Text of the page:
Heaven Is for Real (2014)
Starring Greg Kinnear, Kelly Reilly, Connor Corum, Thomas Haden Church, Lane Styles, and Margo Martindale
Directed by Randal Wallace
After four year-old Colton Burpo (Connor Corum in a strong acting debut) has emergency surgery following a sky-high fever, he awakens and tells his father and mother (Greg Kinnear and Kelly Reilly) that he saw Heaven and met Jesus while on the surgical table. Although dad Todd is a pastor, he has a tough time believing this until Colton tells him things that the boy was completely incapable of knowing -- describing in detail Todd's grandfather whom Colton never met, telling Todd exactly what he was doing while Colton was in surgery, and so on. This sets up a perplexing inner dynamic for Todd as he wants to believe his son, but discovers that his own faith is being tested.
What saves Heaven Is for Real from going over the edge into a complete saccharine mess are the performances from the entire acting ensemble. Kinnear delicately balances the faith issues his character faces in a commendable way. Kelly Reilly takes on the stock role of wife and mother, but gives her character a little bit of bite and sass. Nice supporting turns from Thomas Haden Church and Margo Martindale as church members round out the cast and bring a quality to the table we don't usually see in faith-based films.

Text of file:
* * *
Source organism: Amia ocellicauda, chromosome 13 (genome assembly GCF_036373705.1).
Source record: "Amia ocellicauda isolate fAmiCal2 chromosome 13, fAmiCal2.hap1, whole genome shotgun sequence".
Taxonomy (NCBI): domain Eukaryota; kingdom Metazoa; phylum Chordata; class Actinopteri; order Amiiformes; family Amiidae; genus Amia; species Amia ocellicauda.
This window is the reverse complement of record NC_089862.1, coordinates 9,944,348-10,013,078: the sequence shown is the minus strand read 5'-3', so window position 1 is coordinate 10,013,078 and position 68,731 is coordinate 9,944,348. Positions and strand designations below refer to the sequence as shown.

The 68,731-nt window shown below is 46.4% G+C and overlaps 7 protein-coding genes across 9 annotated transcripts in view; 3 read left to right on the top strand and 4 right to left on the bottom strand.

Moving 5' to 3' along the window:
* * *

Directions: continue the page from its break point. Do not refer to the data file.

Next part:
Unfortunately, the film can't escape the shackles of its PG-rated nature. There's no bite to any scene. A visit of Todd's to an atheistic college professor ends with the professor coming off as a bit of a jerk instead of presenting an opposing viewpoint which simply plays into the hands of the movie-going community who flocked to this flick upon its release last Easter.
I will say, however, that Heaven Is for Real does elevate the faith-based movie genre in a way that I think is definitely positive. The story, while lacking depth, is intriguing (particularly seeing as how it's based on a real-life situation) and had potential to really dive deep into its subject matter. While it doesn't really go there in terms of depth, I appreciate the ramped-up aesthetics this brings to the genre.
The RyMickey Rating: C